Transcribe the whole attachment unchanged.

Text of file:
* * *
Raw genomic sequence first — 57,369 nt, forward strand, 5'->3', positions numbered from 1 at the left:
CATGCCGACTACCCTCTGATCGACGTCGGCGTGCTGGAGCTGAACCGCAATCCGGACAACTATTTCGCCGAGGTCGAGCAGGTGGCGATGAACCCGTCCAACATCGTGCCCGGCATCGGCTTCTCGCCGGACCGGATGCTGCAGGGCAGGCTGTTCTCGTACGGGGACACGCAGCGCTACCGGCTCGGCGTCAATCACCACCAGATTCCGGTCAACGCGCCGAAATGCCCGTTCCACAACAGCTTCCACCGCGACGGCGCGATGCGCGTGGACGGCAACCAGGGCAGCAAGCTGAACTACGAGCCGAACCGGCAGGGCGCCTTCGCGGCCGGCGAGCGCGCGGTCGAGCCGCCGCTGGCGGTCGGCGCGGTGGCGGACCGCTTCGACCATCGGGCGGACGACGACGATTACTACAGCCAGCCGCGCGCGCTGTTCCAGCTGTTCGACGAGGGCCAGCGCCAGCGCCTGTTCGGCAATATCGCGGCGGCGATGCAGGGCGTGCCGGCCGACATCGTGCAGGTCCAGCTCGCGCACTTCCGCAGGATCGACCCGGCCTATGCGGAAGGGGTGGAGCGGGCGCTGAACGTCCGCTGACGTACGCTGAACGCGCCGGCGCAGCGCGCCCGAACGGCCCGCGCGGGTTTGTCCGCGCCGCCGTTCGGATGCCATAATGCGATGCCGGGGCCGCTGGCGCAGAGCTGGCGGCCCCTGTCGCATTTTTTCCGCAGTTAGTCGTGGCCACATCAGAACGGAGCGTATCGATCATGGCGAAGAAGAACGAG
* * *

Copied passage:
Raw genomic sequence first — 57,369 nt, forward strand, 5'->3', positions numbered from 1 at the left:
CATGCCGACTACCCTCTGATCGACGTCGGCGTGCTGGAGCTGAACCGCAATCCGGACAACTATTTCGCCGAGGTCGAGCAGGTGGCGATGAACCCGTCCAACATCGTGCCCGGCATCGGCTTCTCGCCGGACCGGATGCTGCAGGGCAGGCTGTTCTCGTACGGGGACACGCAGCGCTACCGGCTCGGCGTCAATCACCACCAGATTCCGGTCAACGCGCCGAAATGCCCGTTCCACAACAGCTTCCACCGCGACGGCGCGATGCGCGTGGACGGCAACCAGGGCAGCAAGCTGAACTACGAGCCGAACCGGCAGGGCGCCTTCGCGGCCGGCGAGCGCGCGGTCGAGCCGCCGCTGGCGGTCGGCGCGGTGGCGGACCGCTTCGACCATCGGGCGGACGACGACGATTACTACAGCCAGCCGCGCGCGCTGTTCCAGCTGTTCGACGAGGGCCAGCGCCAGCGCCTGTTCGGCAATATCGCGGCGGCGATGCAGGGCGTGCCGGCCGACATCGTGCAGGTCCAGCTCGCGCACTTCCGCAGGATCGACCCGGCCTATGCGGAAGGGGTGGAGCGGGCGCTGAACGTCCGCTGACGTACGCTGAACGCGCCGGCGCAGCGCGCCCGAACGGCCCGCGCGGGTTTGTCCGCGCCGCCGTTCGGATGCCATAATGCGATGCCGGGGCCGCTGGCGCAGAGCTGGCGGCCCCTGTCGCATTTTTTCCGCAGTTAGTCGTGGCCACATCAGAACGGAGCGTATCGATCATGGCGAAGAAGAACGAG